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deadsongs.vue.228 : Notes and queries
permalink #0 of 10: David Gans (tnf) Mon 15 Mar 04 18:09

We need a topic for notes and queries!
deadsongs.vue.228 : Notes and queries
permalink #1 of 10: David Gans (tnf) Mon 15 Mar 04 18:11

On the Roseanne Show several years ago when she gave birth to the youngest
child, Jerry Garcia was featured. Roseanne was in short of a dream-like state
and Jerry Garcia came to her and said, "What we need is magic and bliss, myth
and celebration. ...... We need spiritual connection to each other." (May not
have words exactly.) Then there was music as dancers danced around Roseanne
in the delivery room.

What was the music? Was it a Grateful Dead song? If so, what was the name of
the song.
Were the words Jerry Garcia spoke to Roseanne part of the lyrics of a
Grateful Dead song? If so, what is the name of the song.

Thanks for any help or insight.
   _  *
 /_ Blessings ALL-Ways,


Teresa LaVoy
deadsongs.vue.228 : Notes and queries
permalink #2 of 10: Tim Lynch (masonskids) Mon 15 Mar 04 20:47
The song was Sisters & Brothers, from the live JGB album.  I do not
believe the words Jerry said to her in her dream were lyrics from a
deadsongs.vue.228 : Notes and queries
permalink #3 of 10: David Gans (tnf) Mon 15 Mar 04 22:12
Thanks, Tim!
deadsongs.vue.228 : Notes and queries
permalink #4 of 10: from TODD HINES (tnf) Wed 9 Feb 05 22:25

Todd Hines writes:

    Just a bolt from the blue to see if anyone else noticed or has thoughts
about the subtle connections in alot of Hunter's lyrics, mostly from the
70's. I was a teen-age tourhead (sounds like a great monster movie,eh?) from
about '79 to '87, and kind of slipped away when I saw "Deadheads for Bush"
(Papa Doc that is) bumperstickers and a lot of frat types on summer tour in
'87. Anyway, saw many shows, had much fun, but one way we would while away
the hours between towns was to try to decipher
what exactly Hunter was writing about, aside from rich,literate,emotional
slices of consciousness (and sub-consciousness and gruop mind and...oh,you
know what I mean.) Our little band of freaks, many of whom stayed in college
WAAY too long, began to notice some references that kept cropping up--
Fennario, the Soldier and the Sailor, Billy DeLyon, the Lion's (Lyon's?)
Den,and others that I'm hard pressed to remember now, as its been ten or
fifteen years since we originally tried to trace all this down. One of my
buddies at the time mentioned he had heard there was a cycle of very old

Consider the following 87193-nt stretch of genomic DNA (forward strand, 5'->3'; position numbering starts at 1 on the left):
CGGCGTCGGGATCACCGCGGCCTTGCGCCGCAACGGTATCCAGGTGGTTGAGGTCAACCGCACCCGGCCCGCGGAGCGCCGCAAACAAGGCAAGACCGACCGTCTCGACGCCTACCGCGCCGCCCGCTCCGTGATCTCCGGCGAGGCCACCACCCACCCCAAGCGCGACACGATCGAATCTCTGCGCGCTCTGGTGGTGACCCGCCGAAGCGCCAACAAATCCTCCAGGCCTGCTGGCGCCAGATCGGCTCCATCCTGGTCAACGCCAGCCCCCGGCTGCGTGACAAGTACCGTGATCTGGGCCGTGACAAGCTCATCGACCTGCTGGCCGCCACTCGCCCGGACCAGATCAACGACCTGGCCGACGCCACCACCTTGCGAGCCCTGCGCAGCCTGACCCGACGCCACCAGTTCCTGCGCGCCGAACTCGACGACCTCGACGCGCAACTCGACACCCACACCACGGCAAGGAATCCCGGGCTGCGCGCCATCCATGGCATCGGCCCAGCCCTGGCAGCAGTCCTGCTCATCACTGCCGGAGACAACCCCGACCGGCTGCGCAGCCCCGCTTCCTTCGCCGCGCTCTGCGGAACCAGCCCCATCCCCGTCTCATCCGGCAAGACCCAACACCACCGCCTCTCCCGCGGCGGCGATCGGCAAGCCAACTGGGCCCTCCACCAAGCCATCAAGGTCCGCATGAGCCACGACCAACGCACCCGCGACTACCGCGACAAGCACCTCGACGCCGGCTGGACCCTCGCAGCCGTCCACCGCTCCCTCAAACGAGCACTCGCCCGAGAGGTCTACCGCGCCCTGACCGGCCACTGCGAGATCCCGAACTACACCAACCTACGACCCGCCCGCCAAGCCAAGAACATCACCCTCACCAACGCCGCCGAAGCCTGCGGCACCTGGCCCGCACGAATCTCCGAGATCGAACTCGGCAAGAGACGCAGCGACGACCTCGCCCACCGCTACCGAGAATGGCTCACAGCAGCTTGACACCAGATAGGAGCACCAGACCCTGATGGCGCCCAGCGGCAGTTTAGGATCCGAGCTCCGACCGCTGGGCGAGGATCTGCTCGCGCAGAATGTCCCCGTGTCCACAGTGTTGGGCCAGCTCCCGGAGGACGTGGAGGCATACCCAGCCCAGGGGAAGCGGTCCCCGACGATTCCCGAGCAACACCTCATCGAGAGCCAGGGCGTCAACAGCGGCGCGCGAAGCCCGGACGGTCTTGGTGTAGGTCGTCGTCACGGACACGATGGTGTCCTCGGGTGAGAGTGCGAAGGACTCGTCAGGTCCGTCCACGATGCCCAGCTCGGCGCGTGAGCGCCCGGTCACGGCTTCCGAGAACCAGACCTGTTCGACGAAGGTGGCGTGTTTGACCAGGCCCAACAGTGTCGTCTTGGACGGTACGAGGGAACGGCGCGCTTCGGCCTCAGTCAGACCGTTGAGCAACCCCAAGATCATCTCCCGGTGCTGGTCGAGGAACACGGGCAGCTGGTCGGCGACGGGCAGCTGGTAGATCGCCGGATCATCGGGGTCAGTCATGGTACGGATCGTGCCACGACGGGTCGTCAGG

Appalachian folktales that Hunter might be drawing on for
know, to light the song with sense and color. We were all deeply into the
lyrics, not that the music was EVER weak, but we actually tried to start
charting this path to see if the was a sort of larger, unifiying song-cycle,
since Hunter has written larger pieces before. Life intruded, and we never
did get thoroughly figured up, if there was anything there to connect anyway
(the harder you look the less you see!) Having moved to SF last year,
finally, I've found myself thinkin' more about my deadhead years, and you
know it never leaves you. So I'd be interested to hear if anyone else has
thoughts or knowledge on this, and I suppose the thing to do would be to ask
the man who wrote the words, but I got no idea how to contact him or if he'd
care to talk about his influences. If you know, I am--

   Todd Hines
deadsongs.vue.228 : Notes and queries
permalink #5 of 10: bound to cover (mossman) Tue 28 Jun 05 09:57
I was supremely intrigued by the same aspects, Todd, and from the same
era.  Our favorite tunes were usually Hunter penned.

Images evoked are archetypal, yet somehow deeply rooted in American
past, I always thought they should be considered the quintessential
American band.  (aside, did you know that the Steal your Face logo, in
red white and blue, the lightning bolt has 13 points.  Wave that flag!)

Your Appalachian folktale theory is plausable.  If it's the case,
where did THEY come from?

Sadly, many of these images are rapidly fading; besides books, the GD
music was the only way they were staying alive for me.
deadsongs.vue.228 : Notes and queries
permalink #6 of 10: John P. McAlpin (john-p-mcalpin) Thu 30 Jun 05 19:50
Aren't much of these folk songs collected on the Alan Lomx (sp?) field

I recall some references that said Garcia and Hunter knew those discs.
They were the rage during that folk exlposion and likely the source.
deadsongs.vue.228 : Notes and queries
permalink #7 of 10: David Gans (tnf) Thu 30 Jun 05 20:43
The Lomax recordings and the Harry Smith Anthology.
deadsongs.vue.228 : Notes and queries
permalink #8 of 10: John P. McAlpin (john-p-mcalpin) Fri 1 Jul 05 12:11
That's it. I was so tired when I tried to respond. I loved those
stories of people like Garcia carrying around the four albums from that
box set. And I recall Dylan tales where he supposedly nicked the set
from other folkies.
deadsongs.vue.228 : Notes and queries
permalink #9 of 10: from BARBRA (tnf) Fri 23 Sep 05 07:06


I have enjoyed browsing your site. 

I heard the tail end of a lovely song on a NPR station in Gainesville Florida
while driving home one night.  The dj said that the song was "poetry by Lesh
and Hart" and was titled "Water of Tears and Rain" from 1971, and then
mentioned the American Beauty album.  I wrote it down as he spoke.  Well, I
have checked the album, as well as google, and cannot find anything of this
title for this year.  Can you help me?  The song really touched me and
resonated in my mind and I would like to find it.

Thank you for your assistance!

deadsongs.vue.228 : Notes and queries
permalink #10 of 10: David Dodd (ddodd) Fri 23 Sep 05 09:43
It sounds like "Box of Rain," with words by Robert Hunter (not Hart) and
music by Lesh. It's on American Beauty, and is, indeed, a lovely song that
mentions wind and water...

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